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Orchestrate an Efficient .NET Network Using the WMI Event Model  : Page 3

Learn how WMI events can help your .NET applications listen in on a vast array of system activities and even take advantage of spare capacity.


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Figure 2. New Items: After installing the WMI extensions for Visual Studio, you'll notice new items in the server explorer.

Writing the Query
Implementing WIC means subscribing to a WMI event. The first step is to learn some WMI Query Language (WQL) a syntax based on Structured Query Language (SQL). First, I'll show you how to write a query by hand, and then clue you in to an easier method.

Here's the simple WQL event query used in the sample project:



string queryString = @"SELECT * FROM __InstanceOperationEvent WITHIN 1 WHERE TargetInstance ISA 'Win32_Processor' AND TargetInstance.LoadPercentage > 15";

The English-language translation goes like this: "Check the Win32_Processor LoadPercentage every second, and let me know when it falls below 15%." The following table summarizes the WQL used above.

Table 2: Introduction to WQL.

WQL Clause

Description

SELECT

Spells out the information you want back from your event.  Just like standard SQL, the * is a wildcard meaning “give me everything you have.”

FROM

Specifies the type of event to listen for—creation, modification, or deletion.__InstanceOperationEvent is the most general, firing when any one of the three events occurs.

WITHIN

Defines the polling interval, in seconds.  As always, there’s a tradeoff: you can improve performance with a longer interval, but the event will fire less frequently.

WHERE

Identifies both the statistics to query, and the criteria to look for.

Figure 3. Subscribing to WMI Events: You can subscribe to WMI events through Visual Studio, but watch out: they steal focus from the code window.

All of this should seem a little cryptic. Where did that 'Win32_Processor' come from? How can you find out what properties it exposes? Of course it's all documented by the platform SDK here, but there's another way that's easier than pouring through the documentation.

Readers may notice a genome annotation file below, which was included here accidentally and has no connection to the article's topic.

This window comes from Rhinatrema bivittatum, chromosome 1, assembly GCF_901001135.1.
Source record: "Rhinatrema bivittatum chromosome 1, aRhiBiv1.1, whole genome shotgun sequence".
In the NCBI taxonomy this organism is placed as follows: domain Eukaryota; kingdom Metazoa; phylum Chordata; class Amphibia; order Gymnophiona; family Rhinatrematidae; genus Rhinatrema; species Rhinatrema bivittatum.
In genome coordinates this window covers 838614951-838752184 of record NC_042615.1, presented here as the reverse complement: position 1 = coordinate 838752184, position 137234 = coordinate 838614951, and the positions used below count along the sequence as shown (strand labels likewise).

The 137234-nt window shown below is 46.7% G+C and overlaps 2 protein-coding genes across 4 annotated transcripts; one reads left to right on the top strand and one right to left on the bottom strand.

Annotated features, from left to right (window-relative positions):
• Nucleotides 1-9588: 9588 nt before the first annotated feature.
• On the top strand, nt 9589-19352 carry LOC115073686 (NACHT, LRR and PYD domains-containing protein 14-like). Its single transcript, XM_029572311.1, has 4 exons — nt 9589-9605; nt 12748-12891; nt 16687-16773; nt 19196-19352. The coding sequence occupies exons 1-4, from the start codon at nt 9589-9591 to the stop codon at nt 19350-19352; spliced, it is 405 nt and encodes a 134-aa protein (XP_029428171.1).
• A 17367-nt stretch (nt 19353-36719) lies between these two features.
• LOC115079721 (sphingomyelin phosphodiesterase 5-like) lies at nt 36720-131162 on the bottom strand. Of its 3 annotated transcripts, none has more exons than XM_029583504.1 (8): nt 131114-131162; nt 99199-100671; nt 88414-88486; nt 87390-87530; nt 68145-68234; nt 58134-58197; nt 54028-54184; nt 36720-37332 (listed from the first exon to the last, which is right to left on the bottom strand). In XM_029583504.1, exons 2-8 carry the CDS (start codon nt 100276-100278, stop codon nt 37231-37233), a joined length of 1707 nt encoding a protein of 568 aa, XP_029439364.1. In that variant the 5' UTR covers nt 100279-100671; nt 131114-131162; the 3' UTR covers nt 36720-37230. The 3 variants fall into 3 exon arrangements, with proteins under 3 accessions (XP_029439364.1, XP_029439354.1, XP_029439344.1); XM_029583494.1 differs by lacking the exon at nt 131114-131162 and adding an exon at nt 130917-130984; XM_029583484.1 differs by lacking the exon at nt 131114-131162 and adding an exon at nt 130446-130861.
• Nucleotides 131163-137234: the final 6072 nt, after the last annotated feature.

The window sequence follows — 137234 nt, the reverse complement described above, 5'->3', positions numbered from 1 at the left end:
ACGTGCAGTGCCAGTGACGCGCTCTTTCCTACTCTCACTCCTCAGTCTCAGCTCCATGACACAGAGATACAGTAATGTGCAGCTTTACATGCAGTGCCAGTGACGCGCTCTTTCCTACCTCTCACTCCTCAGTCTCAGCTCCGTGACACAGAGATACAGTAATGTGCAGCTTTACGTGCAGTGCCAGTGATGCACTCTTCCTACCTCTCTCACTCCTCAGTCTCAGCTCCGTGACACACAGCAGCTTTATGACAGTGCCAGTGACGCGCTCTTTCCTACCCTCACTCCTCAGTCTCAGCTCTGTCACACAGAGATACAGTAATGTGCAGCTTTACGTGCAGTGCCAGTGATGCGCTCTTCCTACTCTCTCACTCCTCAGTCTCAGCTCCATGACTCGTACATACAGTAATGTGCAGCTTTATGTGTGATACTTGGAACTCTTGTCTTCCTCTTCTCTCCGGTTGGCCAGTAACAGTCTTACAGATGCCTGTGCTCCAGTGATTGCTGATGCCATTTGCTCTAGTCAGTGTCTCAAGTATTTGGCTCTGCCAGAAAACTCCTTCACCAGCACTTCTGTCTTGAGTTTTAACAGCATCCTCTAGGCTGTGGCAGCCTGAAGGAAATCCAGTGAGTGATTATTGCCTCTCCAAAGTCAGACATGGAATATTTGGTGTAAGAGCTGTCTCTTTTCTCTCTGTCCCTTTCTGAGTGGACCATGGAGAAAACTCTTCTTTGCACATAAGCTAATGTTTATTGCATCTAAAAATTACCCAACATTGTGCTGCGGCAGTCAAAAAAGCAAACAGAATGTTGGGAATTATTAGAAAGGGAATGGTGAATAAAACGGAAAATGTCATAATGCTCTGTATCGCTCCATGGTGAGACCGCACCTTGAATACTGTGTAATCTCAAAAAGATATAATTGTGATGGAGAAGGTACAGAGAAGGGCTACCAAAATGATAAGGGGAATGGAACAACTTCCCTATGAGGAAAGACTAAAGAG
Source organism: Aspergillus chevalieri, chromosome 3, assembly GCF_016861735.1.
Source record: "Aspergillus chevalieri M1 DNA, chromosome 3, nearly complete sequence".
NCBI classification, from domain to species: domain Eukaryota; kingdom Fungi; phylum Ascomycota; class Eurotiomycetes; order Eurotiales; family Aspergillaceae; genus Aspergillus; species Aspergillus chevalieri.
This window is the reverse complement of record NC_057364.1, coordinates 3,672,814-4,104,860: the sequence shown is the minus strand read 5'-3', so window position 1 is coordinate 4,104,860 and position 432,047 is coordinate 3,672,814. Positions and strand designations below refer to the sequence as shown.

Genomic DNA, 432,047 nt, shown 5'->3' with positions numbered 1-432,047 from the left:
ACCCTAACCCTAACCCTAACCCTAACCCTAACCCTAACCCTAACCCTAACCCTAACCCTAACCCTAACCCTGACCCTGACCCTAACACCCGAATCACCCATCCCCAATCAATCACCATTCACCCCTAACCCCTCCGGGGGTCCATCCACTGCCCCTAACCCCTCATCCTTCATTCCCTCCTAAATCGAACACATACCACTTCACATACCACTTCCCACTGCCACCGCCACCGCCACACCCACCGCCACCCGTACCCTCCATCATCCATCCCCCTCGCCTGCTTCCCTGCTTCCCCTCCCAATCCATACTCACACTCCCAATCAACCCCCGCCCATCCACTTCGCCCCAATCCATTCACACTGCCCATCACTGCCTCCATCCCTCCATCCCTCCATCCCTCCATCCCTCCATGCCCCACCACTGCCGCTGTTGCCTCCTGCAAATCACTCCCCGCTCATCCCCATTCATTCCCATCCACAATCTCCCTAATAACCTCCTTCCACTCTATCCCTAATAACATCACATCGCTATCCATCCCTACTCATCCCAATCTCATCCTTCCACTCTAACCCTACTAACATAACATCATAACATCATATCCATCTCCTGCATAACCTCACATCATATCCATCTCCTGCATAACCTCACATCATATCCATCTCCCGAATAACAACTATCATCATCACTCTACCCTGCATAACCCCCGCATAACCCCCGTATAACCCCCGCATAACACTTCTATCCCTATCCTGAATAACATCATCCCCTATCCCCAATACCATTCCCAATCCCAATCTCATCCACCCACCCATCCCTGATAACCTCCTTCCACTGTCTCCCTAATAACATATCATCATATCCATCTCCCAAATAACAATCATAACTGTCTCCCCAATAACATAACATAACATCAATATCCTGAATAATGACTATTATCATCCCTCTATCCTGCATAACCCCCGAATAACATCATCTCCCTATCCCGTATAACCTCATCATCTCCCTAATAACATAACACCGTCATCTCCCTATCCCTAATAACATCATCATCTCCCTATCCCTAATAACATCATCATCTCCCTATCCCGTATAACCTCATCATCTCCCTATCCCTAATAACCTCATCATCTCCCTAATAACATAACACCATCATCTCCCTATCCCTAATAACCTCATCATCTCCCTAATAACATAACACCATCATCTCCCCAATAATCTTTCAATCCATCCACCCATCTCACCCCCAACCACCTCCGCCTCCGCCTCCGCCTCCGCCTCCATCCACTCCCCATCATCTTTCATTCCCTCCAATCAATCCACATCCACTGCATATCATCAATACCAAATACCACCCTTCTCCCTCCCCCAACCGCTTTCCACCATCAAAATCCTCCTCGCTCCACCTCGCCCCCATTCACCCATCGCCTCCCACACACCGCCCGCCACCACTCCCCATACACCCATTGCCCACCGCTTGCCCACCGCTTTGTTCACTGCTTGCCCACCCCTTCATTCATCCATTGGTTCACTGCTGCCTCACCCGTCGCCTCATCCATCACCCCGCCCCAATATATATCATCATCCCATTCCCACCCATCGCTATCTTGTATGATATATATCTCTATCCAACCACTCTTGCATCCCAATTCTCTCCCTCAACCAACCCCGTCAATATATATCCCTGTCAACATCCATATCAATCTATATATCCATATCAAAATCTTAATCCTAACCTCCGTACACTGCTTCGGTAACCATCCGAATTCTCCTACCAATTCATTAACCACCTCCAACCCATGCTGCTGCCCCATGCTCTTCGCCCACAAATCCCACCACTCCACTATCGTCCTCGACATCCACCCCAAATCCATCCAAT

Over a year ago, to little fanfare, Microsoft released a set of extensions for working with WMI in Visual Studio's Server Explorer. The extensions, available here, make it easier to build queries and to explore the WMI classes. Once the tools are installed, you should see two additional nodes on your Server Explorer: Management Events and Management Classes.

Figure 4. The Query Builder: Use the query builder to explore the vast WMI universe.

The WMI Extensions are pretty nice for a couple of reasons. First, you can register for notifications within the VisualStudio application. It's great for diagnostic purposes, and to get an idea of how often the event fires without stepping into the debugger.

Even better, the WMI Extensions can function as a WQL query builder. Using these tools, you can choose your events and criteria visually, and then paste the text into your code when you’re satisfied. To build the same query the easy way, follow these steps:

  1. Right click the "Management Events" node, and choose "Add Event Query."
  2. Open Root\ CIMV2, and locate the "Processors" node.
  3. Choose a polling interval.
  4. Click on the "Advanced" button. Here you can specify criteria for your where clause, and you can see the query that's being written for you. It should be exactly the same as the query above.



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